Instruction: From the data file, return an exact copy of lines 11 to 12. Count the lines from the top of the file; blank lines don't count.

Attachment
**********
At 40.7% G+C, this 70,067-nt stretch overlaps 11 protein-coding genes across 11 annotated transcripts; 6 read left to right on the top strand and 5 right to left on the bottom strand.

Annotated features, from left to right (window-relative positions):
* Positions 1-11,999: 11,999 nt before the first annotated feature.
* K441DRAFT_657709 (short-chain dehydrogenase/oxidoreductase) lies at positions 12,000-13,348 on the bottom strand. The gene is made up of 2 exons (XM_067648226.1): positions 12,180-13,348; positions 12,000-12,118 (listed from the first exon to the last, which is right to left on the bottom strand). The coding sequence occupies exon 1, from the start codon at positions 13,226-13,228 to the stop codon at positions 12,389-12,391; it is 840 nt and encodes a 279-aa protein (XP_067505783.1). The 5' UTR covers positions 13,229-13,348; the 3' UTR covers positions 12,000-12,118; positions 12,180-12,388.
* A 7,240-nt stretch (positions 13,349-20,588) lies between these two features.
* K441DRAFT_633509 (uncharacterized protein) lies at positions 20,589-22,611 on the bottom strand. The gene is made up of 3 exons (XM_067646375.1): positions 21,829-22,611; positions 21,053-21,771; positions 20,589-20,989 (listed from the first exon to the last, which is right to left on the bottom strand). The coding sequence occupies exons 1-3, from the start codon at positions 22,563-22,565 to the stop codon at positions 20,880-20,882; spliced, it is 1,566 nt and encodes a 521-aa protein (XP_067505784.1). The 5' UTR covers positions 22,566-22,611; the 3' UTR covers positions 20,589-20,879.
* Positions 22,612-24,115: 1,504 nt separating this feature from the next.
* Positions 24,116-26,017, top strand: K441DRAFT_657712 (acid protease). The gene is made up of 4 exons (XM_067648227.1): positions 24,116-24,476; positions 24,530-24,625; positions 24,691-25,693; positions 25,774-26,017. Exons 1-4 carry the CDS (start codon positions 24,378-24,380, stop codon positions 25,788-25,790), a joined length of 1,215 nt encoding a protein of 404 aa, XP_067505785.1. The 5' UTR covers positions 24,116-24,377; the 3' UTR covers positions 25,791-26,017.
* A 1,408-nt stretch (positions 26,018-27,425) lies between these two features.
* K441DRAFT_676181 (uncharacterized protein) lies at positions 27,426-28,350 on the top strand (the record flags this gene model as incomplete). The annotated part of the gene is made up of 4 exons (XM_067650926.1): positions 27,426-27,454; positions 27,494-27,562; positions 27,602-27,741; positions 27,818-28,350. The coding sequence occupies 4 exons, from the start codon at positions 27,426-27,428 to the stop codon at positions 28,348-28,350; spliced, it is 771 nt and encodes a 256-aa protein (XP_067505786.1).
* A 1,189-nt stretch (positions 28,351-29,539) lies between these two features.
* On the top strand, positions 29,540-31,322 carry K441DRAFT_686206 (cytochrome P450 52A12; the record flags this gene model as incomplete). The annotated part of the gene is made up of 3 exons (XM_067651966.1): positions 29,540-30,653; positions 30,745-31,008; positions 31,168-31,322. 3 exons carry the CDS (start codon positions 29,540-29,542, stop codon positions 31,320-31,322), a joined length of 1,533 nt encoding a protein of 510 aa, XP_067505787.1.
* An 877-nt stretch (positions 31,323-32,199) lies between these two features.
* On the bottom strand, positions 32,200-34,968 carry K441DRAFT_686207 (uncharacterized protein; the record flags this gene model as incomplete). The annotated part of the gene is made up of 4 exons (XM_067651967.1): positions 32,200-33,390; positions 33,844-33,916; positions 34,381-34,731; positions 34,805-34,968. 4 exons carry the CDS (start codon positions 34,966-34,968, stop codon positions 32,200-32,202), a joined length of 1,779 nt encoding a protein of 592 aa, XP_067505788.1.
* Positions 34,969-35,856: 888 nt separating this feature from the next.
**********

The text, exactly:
* A 1,189-nt stretch (positions 28,351-29,539) lies between these two features.
* On the top strand, positions 29,540-31,322 carry K441DRAFT_686206 (cytochrome P450 52A12; the record flags this gene model as incomplete). The annotated part of the gene is made up of 3 exons (XM_067651966.1): positions 29,540-30,653; positions 30,745-31,008; positions 31,168-31,322. 3 exons carry the CDS (start codon positions 29,540-29,542, stop codon positions 31,320-31,322), a joined length of 1,533 nt encoding a protein of 510 aa, XP_067505787.1.